Verrazano Narrows Bridge from Long Island to Staten Island

A closer look at Lady Liberty

The new World Trade Center going up

Jersey City and New York skylines from Liberty State Park

There were more Canadian geese in attendance

The Salt Marsh with the park Interpretive Center in the background. Salt marshes, like the small remaining one in Liberty State Park, once lined the entire coast of New York Harbor and much of the east coast of the United States. Over the centuries, most have been filled in as industrial sites were built. These remnant marshes teem with the life that results when brackish water meets fertile soil. We've learned much about the benefits of our remaining wetlands and now we are protecting them from filling in and development.

The green topped building on the left is Citicorp Center in NYC. The top is plated with copper, which is the same metal used to make the Statue of Liberty. The skyline on the right is a part of Jersey City.

On the left is the former Immigration Processing Center (now the museum) on Ellis Island. Ellis Island is even closer to New Jersey than Liberty Island. There is a bridge between Liberty Park and Ellis Island, but traffic is restricted to workers.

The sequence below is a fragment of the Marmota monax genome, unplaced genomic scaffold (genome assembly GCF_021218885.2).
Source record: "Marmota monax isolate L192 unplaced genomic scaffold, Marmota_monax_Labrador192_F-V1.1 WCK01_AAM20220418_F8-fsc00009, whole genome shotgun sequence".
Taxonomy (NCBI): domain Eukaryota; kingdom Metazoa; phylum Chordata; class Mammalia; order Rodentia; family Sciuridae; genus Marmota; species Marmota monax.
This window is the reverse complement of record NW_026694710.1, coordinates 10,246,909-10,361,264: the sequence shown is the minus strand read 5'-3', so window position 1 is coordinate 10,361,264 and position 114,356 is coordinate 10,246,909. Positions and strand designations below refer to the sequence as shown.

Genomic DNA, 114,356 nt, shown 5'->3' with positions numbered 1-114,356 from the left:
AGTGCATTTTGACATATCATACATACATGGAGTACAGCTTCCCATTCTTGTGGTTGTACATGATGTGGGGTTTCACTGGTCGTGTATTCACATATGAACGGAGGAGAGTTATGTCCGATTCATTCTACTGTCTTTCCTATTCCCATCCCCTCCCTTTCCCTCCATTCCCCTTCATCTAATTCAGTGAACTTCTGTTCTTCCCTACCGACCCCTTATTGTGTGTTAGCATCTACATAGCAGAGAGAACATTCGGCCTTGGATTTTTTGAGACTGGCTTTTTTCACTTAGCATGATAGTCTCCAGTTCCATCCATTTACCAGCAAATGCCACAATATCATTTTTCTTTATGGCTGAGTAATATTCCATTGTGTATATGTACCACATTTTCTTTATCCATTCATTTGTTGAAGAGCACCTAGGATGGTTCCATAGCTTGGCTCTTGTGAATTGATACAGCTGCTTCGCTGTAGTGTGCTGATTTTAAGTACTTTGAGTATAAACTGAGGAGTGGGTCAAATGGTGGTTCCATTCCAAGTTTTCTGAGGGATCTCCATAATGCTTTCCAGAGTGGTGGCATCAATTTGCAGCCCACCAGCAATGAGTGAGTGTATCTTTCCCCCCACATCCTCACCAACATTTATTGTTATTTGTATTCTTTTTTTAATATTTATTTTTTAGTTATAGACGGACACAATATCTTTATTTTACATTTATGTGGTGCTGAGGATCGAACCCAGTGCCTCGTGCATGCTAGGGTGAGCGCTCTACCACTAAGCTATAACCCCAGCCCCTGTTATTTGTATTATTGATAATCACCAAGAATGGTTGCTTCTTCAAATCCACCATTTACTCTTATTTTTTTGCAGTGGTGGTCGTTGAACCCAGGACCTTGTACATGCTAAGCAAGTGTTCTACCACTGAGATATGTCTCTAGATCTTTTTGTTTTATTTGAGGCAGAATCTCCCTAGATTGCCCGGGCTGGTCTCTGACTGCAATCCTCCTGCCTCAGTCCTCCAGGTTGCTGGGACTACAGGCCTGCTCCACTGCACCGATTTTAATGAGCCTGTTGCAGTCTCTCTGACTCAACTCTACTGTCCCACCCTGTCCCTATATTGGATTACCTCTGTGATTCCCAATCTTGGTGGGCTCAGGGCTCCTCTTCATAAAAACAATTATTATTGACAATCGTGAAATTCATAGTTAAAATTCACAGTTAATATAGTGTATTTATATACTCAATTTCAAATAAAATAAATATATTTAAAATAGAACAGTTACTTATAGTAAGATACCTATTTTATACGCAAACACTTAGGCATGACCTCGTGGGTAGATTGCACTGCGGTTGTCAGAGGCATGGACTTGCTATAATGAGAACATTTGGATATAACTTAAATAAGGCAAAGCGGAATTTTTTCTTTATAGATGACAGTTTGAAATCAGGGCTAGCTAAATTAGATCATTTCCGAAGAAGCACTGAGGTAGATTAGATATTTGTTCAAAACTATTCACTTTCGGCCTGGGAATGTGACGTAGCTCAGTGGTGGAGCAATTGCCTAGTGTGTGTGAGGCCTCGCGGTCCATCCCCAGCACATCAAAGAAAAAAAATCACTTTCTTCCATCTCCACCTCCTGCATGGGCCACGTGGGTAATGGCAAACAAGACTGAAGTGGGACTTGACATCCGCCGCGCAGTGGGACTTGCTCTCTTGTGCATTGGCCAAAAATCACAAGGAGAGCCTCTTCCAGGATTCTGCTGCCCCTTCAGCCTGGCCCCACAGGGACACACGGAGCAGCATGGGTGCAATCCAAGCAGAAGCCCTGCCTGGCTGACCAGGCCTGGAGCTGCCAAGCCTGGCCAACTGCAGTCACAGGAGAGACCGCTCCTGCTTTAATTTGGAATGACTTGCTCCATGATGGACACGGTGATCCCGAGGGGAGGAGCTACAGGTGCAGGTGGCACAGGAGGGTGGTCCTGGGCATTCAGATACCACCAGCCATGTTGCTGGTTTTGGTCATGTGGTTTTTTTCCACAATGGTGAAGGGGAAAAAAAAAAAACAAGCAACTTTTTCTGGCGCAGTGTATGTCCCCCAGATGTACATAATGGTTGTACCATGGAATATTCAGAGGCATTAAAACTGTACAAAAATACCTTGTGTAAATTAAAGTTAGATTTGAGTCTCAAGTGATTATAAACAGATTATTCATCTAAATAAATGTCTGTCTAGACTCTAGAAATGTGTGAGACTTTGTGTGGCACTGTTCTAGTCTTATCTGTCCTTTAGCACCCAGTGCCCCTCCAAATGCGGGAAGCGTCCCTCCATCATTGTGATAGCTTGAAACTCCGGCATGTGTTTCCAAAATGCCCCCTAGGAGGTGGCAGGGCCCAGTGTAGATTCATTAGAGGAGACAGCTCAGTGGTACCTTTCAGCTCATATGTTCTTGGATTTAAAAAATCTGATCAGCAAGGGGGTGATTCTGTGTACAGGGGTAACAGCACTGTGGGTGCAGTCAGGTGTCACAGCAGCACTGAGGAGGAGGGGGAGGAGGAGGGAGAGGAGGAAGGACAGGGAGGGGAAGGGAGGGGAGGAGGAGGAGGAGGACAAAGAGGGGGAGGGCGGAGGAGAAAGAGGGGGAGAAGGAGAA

On the right are three planes that were flying up the Hudson River. Some distance behind them were three blimps, which were, as the sign read, a part of the Parade of Blimps.

More NYC skyline with the Empire State Building in the center

Another section of New York City skyline. Havnig been to NYC several times I think this is as close as I want to get, expecially in a motor home.

Central Railroad of New Jersey Terminal

CRRNJ Terminal

Inside the CRRNJ Terminal
Finally, after over two hours of walking and exploring, I arrived at the Central Railroad of New Jersey Terminal, which is where the tickets for the Statue Cruise's Ferry are sold.

The people were lining up when I got there

While other people were returning from earlier trips

A couple of closer shots of the new World Trade Center

The shot of CRRNJ on the left was taken from the ferry. It was very difficult to get a full shot from the dock. The arm on the left side of the right photo belongs to the girlfriend or wife of the guy in the photo. I never have understood those foam souvenir things. Perhaps in the next life.

The two panoramas above are of a similar view the NYC skyline. The old view on top was taken in August of 2001 less than a month before 9/11. The bottom photo was taken after I returned from the ferry ride from Liberty Island in September of 2012. You can see that several other new buildings have gone up during the past eleven years and the sky was much clearer then.

Heading back to Arvie

These photos were taken after my visit to Ellis and Liberty Islands on the walk back down Liberty Walk

Lady Liberty from the ferry

And some cormorant-like birds waiting to dive for fish

Hey! I'm taking to YOU!

Even more Canadian geese

Of course, there were flowers

Back to the Salt Marsh and I was very near Arvie and Budder again. It had been a long day.